Last time, we talked a little bit about validation. Just knowing someone is paying attention to what we’re saying goes a long way toward establishing open, honest communication. Of course, in order for validation to mean anything, there has to be the belief that all living things have value in and of themselves and however a person feels and whatever they say should be acknowledged. Period. Such a concept is a big deal for many people.
Now we can talk about increasing the quality of our validation. All of this is built on a foundation of making up our minds not to be hurtful in any way to another living thing. This usually translates to one of three basic states – polite, kind, or thoughtful. This post concentrates on the first of these – being polite.
Polite is the easiest state of the three to attain and maintain. It’s simple. It can be done on autopilot. Almost. It’s possible to be polite to anyone. Even those we think deserve contempt, disapproval, antagonism, or just those we plain disagree with. It’s just a case of not being rude to them.
Being polite is following the rules/guidelines that have been laid down for many years. Politeness takes a minimum of effort and keeps a person out of trouble with the person(s) they’re interacting with. Overall, it takes less energy to be polite than to engage in any kind of confrontation. Plus, the speakers don’t add any strife to the atmosphere.
In fact, it isn’t necessary to talk at all to maintain politeness. Eye contact and a small nod to acknowledge someone’s presence can be thought of as the bare minimum of polite behavior. In the spirit of not being hurtful, politeness is hard to beat. As Theodore Roosevelt said: “Politeness is a sign of dignity, not subservience.”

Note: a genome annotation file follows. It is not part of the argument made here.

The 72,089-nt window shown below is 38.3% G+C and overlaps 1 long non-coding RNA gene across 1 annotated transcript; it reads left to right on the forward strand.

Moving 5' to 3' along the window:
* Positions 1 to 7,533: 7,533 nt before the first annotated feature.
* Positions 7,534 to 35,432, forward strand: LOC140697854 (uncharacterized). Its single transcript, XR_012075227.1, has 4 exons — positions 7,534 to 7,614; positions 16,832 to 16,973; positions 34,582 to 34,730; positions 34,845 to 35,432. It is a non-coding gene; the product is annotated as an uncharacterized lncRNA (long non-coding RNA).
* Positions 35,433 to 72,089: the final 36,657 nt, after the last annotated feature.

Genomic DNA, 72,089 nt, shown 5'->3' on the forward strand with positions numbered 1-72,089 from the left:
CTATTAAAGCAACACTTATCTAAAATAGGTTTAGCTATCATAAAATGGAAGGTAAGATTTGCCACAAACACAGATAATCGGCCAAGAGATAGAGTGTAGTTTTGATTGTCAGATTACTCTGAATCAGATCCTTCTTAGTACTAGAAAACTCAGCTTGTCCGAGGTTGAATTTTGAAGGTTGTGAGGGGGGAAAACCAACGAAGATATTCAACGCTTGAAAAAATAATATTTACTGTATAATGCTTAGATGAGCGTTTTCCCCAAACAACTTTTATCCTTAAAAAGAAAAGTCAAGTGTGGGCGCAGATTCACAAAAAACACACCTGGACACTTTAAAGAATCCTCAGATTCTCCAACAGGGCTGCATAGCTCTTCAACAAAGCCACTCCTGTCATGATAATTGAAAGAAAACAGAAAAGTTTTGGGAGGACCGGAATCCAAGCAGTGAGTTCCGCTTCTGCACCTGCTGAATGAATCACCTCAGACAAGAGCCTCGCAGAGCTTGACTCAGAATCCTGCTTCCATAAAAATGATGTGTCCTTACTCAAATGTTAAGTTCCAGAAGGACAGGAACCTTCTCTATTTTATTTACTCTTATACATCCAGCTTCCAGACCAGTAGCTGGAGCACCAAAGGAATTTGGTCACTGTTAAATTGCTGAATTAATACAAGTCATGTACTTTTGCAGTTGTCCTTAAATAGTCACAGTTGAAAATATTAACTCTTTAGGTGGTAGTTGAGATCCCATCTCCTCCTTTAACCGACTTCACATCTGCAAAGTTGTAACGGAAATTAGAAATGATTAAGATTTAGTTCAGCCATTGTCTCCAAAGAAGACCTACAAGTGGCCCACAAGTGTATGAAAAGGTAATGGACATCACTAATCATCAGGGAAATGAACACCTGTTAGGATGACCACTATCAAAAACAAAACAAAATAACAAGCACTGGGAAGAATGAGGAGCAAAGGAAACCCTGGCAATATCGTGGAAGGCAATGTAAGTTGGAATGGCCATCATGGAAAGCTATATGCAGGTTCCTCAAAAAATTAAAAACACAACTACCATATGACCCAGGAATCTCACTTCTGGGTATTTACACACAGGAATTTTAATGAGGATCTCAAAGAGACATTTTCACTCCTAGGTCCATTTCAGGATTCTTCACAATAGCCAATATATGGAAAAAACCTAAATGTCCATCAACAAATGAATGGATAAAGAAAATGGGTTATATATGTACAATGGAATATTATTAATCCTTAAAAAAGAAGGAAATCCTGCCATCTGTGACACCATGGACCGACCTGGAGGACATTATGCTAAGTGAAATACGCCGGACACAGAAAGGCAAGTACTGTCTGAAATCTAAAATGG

This is not to say being polite is being mealy-mouthed or insipid. It is entirely possible to express yourself honestly and still be polite. For example, paraphrasing a definition of diplomacy, which demands politeness at all times, is, “…diplomacy is telling a person to go to hell and have them be happy to be on their way.” So can it be for politeness. It takes skill, though. A challenge to accomplish in everyday situations? Perhaps. But, to quote Josh Billings, “One of the greatest victories you can gain over someone is to beat him at politeness.”
There are hundreds of quotes about politeness and manners online, on all sides of the issue. Just Google “politeness quotes” to see what I mean. Some consider it way down on the list of things needed for success. Some see it as absolutely essential when dealing with others. In my opinion, it never hurts to be polite, no matter what.
In the interest of not making this post too long to comfortably read in a stolen moment, I’ll save my rant (so to speak) about kindness and thoughtfulness for next time. Until then!